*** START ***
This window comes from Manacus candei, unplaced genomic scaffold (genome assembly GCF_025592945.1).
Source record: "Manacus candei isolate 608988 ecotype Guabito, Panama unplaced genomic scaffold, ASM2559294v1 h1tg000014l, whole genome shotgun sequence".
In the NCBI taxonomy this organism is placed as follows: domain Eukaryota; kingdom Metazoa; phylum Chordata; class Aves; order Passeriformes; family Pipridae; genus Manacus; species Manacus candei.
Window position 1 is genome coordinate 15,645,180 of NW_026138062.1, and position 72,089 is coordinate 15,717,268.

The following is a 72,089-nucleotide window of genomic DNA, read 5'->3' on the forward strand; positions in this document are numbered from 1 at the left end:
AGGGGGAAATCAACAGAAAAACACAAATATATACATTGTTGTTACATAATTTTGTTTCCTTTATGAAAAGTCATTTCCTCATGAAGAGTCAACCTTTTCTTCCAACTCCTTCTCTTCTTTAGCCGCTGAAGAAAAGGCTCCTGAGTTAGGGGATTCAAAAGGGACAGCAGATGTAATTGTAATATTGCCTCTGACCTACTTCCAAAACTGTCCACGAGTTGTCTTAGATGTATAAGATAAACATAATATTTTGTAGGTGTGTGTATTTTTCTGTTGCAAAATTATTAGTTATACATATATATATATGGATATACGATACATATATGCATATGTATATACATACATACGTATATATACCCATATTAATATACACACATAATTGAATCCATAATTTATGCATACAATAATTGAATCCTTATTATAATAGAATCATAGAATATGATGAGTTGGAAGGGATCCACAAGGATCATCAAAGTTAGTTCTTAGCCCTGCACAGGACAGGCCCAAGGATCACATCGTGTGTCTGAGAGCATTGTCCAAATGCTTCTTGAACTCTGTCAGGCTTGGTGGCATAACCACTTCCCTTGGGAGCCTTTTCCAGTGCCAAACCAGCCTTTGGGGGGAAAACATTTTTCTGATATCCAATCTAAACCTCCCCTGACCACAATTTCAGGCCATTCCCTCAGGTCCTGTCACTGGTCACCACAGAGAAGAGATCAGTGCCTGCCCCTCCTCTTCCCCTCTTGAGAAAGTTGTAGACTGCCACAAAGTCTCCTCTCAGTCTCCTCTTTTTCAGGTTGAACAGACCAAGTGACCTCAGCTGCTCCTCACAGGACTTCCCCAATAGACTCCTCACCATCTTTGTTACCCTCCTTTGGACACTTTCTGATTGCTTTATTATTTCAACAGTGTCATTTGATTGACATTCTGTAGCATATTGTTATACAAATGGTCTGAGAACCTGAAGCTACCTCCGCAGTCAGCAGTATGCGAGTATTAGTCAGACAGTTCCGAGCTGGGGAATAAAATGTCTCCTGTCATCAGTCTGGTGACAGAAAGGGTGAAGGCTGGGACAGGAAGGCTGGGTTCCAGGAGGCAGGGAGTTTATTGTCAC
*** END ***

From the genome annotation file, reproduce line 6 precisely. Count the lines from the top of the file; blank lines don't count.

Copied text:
AGGGGGAAATCAACAGAAAAACACAAATATATACATTGTTGTTACATAATTTTGTTTCCTTTATGAAAAGTCATTTCCTCATGAAGAGTCAACCTTTTCTTCCAACTCCTTCTCTTCTTTAGCCGCTGAAGAAAAGGCTCCTGAGTTAGGGGATTCAAAAGGGACAGCAGATGTAATTGTAATATTGCCTCTGACCTACTTCCAAAACTGTCCACGAGTTGTCTTAGATGTATAAGATAAACATAATATTTTGTAGGTGTGTGTATTTTTCTGTTGCAAAATTATTAGTTATACATATATATATATGGATATACGATACATATATGCATATGTATATACATACATACGTATATATACCCATATTAATATACACACATAATTGAATCCATAATTTATGCATACAATAATTGAATCCTTATTATAATAGAATCATAGAATATGATGAGTTGGAAGGGATCCACAAGGATCATCAAAGTTAGTTCTTAGCCCTGCACAGGACAGGCCCAAGGATCACATCGTGTGTCTGAGAGCATTGTCCAAATGCTTCTTGAACTCTGTCAGGCTTGGTGGCATAACCACTTCCCTTGGGAGCCTTTTCCAGTGCCAAACCAGCCTTTGGGGGGAAAACATTTTTCTGATATCCAATCTAAACCTCCCCTGACCACAATTTCAGGCCATTCCCTCAGGTCCTGTCACTGGTCACCACAGAGAAGAGATCAGTGCCTGCCCCTCCTCTTCCCCTCTTGAGAAAGTTGTAGACTGCCACAAAGTCTCCTCTCAGTCTCCTCTTTTTCAGGTTGAACAGACCAAGTGACCTCAGCTGCTCCTCACAGGACTTCCCCAATAGACTCCTCACCATCTTTGTTACCCTCCTTTGGACACTTTCTGATTGCTTTATTATTTCAACAGTGTCATTTGATTGACATTCTGTAGCATATTGTTATACAAATGGTCTGAGAACCTGAAGCTACCTCCGCAGTCAGCAGTATGCGAGTATTAGTCAGACAGTTCCGAGCTGGGGAATAAAATGTCTCCTGTCATCAGTCTGGTGACAGAAAGGGTGAAGGCTGGGACAGGAAGGCTGGGTTCCAGGAGGCAGGGAGTTTATTGTCAC